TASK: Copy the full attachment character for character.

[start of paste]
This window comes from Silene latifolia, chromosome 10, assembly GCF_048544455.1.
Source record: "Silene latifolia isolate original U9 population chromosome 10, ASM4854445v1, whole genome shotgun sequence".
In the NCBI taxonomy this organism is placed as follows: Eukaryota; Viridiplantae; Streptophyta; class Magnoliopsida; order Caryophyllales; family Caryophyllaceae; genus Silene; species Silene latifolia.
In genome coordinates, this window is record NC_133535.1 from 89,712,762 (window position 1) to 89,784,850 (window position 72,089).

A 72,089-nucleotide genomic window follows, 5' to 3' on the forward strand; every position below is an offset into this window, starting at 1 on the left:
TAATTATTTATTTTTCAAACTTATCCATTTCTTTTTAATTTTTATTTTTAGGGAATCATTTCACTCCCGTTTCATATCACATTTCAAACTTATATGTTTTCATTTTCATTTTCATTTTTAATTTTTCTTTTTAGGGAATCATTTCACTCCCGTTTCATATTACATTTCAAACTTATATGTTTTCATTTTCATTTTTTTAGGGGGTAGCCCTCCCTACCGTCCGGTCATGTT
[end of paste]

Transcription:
This window comes from Silene latifolia, chromosome 10, assembly GCF_048544455.1.
Source record: "Silene latifolia isolate original U9 population chromosome 10, ASM4854445v1, whole genome shotgun sequence".
In the NCBI taxonomy this organism is placed as follows: Eukaryota; Viridiplantae; Streptophyta; class Magnoliopsida; order Caryophyllales; family Caryophyllaceae; genus Silene; species Silene latifolia.
In genome coordinates, this window is record NC_133535.1 from 89,712,762 (window position 1) to 89,784,850 (window position 72,089).

A 72,089-nucleotide genomic window follows, 5' to 3' on the forward strand; every position below is an offset into this window, starting at 1 on the left:
TAATTATTTATTTTTCAAACTTATCCATTTCTTTTTAATTTTTATTTTTAGGGAATCATTTCACTCCCGTTTCATATCACATTTCAAACTTATATGTTTTCATTTTCATTTTCATTTTTAATTTTTCTTTTTAGGGAATCATTTCACTCCCGTTTCATATTACATTTCAAACTTATATGTTTTCATTTTCATTTTTTTAGGGGGTAGCCCTCCCTACCGTCCGGTCATGTT